Real Estate

Insulation of a stone house from slipform

There can be no doubt that insulation should be of paramount importance when considering the construction of a new home. Slipform stone houses are no exception to this rule. Helen and Scott Nearing, early proponents of this stone building technique, claimed that their New England homes were comfortable year-round without much thought of insulation; in fact, his first slipform house was built directly into a Vermont bluff and made use of bare cornice as a single wall. While the thermal mass of the earth itself surely served to keep house temperatures above freezing, by modern standards there can be no doubt that this uninsulated stone house would be ideal for a cold winter. . Insulation is key to efficiency, and there are several ways to insulate a slipform stone structure.

Wall of beams and fiberglass batting

A common approach to the issue of insulation in stone and concrete structures is to build a standard stud wall against the interior wall. This framed wall is then insulated in the traditional way, using fiberglass batt insulation between the studs. While this approach works well and provides the comfort of familiarity for many builders, stud wall construction is wasteful, and the studs themselves present an opportunity to thermally bridge, significantly reducing the overall insulation of the wall. House.

rigid insulation

Rigid insulation offers a number of opportunities when it comes to insulating stone houses with slipform. Properly installed rigid insulation does not allow thermal bridges and creates an airtight envelope inside the house. There are a number of techniques for building this type of insulation directly into the walls themselves, either by placing the insulation inside the forms as you build, or by replacing the interior forms entirely with nail foundation: OSB-attached rigid insulation, wood plywood or even plaster. on one side.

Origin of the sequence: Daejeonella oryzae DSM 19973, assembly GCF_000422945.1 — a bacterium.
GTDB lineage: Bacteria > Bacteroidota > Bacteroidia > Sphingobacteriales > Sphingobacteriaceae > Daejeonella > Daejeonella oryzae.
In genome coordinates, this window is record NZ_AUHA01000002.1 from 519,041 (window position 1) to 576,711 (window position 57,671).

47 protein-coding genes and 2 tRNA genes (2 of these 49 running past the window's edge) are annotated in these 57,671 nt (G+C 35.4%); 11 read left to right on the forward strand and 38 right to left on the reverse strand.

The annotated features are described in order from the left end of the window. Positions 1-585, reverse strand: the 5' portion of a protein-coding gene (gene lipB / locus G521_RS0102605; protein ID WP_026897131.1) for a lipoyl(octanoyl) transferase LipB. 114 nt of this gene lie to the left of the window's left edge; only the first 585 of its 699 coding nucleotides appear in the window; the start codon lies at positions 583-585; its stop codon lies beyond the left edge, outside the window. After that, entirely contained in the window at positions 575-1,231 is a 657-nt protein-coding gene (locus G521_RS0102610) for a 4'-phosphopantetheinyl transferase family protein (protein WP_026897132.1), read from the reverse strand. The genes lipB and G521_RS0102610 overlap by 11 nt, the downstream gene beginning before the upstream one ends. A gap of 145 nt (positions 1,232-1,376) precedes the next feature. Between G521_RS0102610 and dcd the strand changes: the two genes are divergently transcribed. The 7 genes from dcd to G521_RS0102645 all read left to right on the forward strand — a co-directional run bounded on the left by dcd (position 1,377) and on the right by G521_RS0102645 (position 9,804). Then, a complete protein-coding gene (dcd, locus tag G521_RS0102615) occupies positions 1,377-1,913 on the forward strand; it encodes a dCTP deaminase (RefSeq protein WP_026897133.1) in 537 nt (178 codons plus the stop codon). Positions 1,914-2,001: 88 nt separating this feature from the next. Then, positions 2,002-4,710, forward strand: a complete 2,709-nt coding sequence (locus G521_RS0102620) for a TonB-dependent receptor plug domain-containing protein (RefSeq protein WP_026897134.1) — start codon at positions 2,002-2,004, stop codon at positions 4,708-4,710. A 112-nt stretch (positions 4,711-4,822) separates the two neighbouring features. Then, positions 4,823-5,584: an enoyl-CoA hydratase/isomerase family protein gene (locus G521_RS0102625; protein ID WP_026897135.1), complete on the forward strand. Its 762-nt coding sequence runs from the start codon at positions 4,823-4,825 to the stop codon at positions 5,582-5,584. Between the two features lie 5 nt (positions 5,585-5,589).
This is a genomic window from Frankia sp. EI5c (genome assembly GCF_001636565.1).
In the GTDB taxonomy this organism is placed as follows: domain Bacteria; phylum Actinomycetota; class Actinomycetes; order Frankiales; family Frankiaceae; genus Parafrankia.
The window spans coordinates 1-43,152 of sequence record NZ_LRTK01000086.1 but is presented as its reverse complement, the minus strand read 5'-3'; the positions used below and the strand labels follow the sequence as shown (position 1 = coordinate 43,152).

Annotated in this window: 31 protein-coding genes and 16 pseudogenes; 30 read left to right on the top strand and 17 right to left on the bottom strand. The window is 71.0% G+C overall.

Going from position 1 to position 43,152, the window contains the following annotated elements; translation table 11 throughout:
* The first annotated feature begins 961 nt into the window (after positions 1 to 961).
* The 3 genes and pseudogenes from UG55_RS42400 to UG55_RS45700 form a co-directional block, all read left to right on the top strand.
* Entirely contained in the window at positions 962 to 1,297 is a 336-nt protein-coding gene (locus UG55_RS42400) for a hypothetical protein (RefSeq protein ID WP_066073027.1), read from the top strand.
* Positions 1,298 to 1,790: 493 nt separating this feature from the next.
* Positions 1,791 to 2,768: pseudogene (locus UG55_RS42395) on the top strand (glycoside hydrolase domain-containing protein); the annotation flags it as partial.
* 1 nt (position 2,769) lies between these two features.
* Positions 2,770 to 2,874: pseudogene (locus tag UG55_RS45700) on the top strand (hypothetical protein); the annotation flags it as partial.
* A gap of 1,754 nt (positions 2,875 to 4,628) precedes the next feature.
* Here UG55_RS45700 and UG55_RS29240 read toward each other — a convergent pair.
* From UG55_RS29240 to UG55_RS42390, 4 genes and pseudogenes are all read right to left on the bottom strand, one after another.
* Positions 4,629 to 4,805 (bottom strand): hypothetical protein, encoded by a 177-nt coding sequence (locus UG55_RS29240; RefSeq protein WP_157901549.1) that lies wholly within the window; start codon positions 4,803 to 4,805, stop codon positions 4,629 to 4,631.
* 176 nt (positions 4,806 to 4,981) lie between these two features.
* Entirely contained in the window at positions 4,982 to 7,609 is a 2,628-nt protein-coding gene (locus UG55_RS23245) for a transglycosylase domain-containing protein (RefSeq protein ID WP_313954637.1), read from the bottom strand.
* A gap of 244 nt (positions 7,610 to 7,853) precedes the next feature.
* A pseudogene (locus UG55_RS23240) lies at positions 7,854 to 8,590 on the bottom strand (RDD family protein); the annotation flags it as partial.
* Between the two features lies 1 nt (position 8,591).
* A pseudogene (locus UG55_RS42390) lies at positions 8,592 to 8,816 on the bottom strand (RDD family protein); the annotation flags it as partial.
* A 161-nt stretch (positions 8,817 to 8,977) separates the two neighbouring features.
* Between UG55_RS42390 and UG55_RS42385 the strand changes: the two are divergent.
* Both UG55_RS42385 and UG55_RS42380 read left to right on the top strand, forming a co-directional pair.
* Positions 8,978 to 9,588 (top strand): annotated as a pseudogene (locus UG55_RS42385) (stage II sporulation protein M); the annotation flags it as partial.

Adding rigid insulation after walls are up can present a challenge for the typical homeowner/builder. The biggest hurdle here is figuring out how to secure the insulation to the stone/concrete wall. One of the best ways to do this is to use furring strips – narrow boards attached to the wall, into which screws can be driven. A powder actuated nail gun or ramset can be used to attach the furring strips to the wall. Another method is to embed the furring strips into the concrete itself as you build the walls. The downside to this approach is that the furring strips will degrade and rot over decades, leaving gaps in the wall and weakening the overall structure. Completely removing the furring strips and replacing them could be a challenge.

spray insulation

This ingenious product could be used to spray a seamless layer of foam insulation directly onto the inside of a slipform wall. The insulation would then be cut, sanded or flattened before a plaster finish coat is applied. Both of the above approaches present difficulties when it comes to hanging anything on the walls, as there are no interior studs to screw or nail. Strategically placed furring strips could be used for this purpose.

There are a number of other conventional and unconventional approaches you can take to insulate your slipform stone masonry structure, but these three options are simple to implement and proven in many homes over a number of years. Regardless of what you decide, it is very important to ensure that your slipform stone house is comfortable and well insulated.

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